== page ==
A man takes aim with a Taurus revolver at the annual National Rifle Association (NRA) meeting in Dallas, Texas, U.S., May 4, 2018. REUTERS/Adrees Latif
U.S. President Donald Trump greets executive vice president of the NRA Wayne LaPierre and Donald Trump Jr. at the National Rifle Association (NRA) Convention in Dallas, Texas U.S., May 4, 2018. REUTERS/Carlos Barria
U.S. President Donald Trump gestures before he speaks at a National Rifle Association (NRA) convention in Dallas, Texas, U.S. May 4, 2018. REUTERS/Lucas Jackson
Attendees sing the national anthem at a National Rifle Association (NRA) convention in Dallas, Texas, U.S. May 4, 2018. REUTERS/Lucas Jackson
Retired U.S. Marine Corps Lieutenant Colonel Oliver North speaks during the National Rifle Association Institute for Legislative Action (NRA-ILA) Leadership Forum during the NRA annual meeting in Dallas, Texas, U.S., on Friday, May 4, 2018. President�Donald Trump�delivered a strong sign of support for the National Rifle Association at its annual meeting on Friday, as gun-rights advocates regroup in the wake of the mass shooting at a Florida high school. Photographer: Daniel Acker/Bloomberg via Getty Images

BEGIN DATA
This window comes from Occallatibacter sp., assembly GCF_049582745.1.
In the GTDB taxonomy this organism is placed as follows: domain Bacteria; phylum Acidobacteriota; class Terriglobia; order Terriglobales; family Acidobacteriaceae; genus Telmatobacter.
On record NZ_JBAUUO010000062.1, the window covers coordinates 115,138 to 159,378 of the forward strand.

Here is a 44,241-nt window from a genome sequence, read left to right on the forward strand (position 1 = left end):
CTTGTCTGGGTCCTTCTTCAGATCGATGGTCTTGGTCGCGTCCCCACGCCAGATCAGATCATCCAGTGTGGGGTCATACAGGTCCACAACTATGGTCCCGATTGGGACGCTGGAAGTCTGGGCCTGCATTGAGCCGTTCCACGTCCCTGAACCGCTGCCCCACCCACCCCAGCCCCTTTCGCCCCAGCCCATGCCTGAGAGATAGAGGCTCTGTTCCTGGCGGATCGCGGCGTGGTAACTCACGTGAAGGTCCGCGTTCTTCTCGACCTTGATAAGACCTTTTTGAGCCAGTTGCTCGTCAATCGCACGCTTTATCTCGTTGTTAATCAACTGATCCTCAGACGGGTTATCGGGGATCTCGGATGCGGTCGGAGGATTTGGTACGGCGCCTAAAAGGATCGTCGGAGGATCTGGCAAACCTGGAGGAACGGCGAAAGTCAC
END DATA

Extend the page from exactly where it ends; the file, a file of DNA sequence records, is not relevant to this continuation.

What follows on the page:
US President Donald Trump arrives speak at the NRA's annual convention on May 4, 2018 at the Kay Bailey Hutchison Convention Center in Dallas, Texas. (Photo by Nicholas Kamm / AFP) (Photo credit should read NICHOLAS KAMM/AFP/Getty Images)
U.S. President Donald Trump speaks at a National Rifle Association (NRA) convention in Dallas, Texas, U.S. May 4, 2018. REUTERS/Lucas Jackson